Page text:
Considering the importance of systems thinking on how states and non-state actors operate in armed conflict, it is imperative to understand that networks are defeated when data on the network is not trusted. Period. Of secondary consideration, networks are defeated when the information needed to make the network function moves in insufficient quantity through the network to fuel the feedback loop process. Moreover, networks are defeated when the information on the network flows at too great a speed for the network, or the humans on the network, to manage the flow of information. Finally, networks are defeated when the information on the network is corrupted to the degree that it presents a false sense of reality and, therefore, encourages poor decisionmaking in an adversary.44 The Defeat Mechanism heuristic, which is anchored on attacking an actor’s physical means, and does not reflect the realities of system warfare, is a myth much like the transparent battlefield, which comes with vampiric qualities in that it seems to resurface whenever Western militaries begin examining how to operate in armed conflict.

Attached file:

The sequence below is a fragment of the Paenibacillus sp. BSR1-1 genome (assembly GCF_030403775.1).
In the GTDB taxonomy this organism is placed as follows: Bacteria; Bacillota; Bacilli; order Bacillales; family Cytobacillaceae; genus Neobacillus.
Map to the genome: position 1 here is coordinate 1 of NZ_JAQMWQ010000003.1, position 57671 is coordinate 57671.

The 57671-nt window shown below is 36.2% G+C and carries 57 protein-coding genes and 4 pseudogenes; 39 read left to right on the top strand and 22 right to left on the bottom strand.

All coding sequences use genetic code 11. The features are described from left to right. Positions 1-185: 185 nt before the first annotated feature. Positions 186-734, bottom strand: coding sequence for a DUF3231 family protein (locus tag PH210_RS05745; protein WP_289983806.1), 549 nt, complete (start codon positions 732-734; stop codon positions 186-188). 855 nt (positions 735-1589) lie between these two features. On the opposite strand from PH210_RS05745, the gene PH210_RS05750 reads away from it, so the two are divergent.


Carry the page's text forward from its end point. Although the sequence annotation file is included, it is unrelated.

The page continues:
Defeat Mechanisms, the product of sequential, mechanistic thinking about armed conflict, do not appropriately account for time in armed conflict. Time’s importance to systems thinking and systems warfare cannot be overstated. Scholar Andrew Carr posits that savvy commanders use fast or slow tempo operations to bend time to their advantage and to help accelerate an adversary’s defeat.45 Considering the importance of systems thinking in the future of armed conflict, time holds a germane position as it relates to military and strategic defeat. Time is manipulated in warfare through the tempo of operations. Speed is not always the best operational or tactical solution to a military problem.46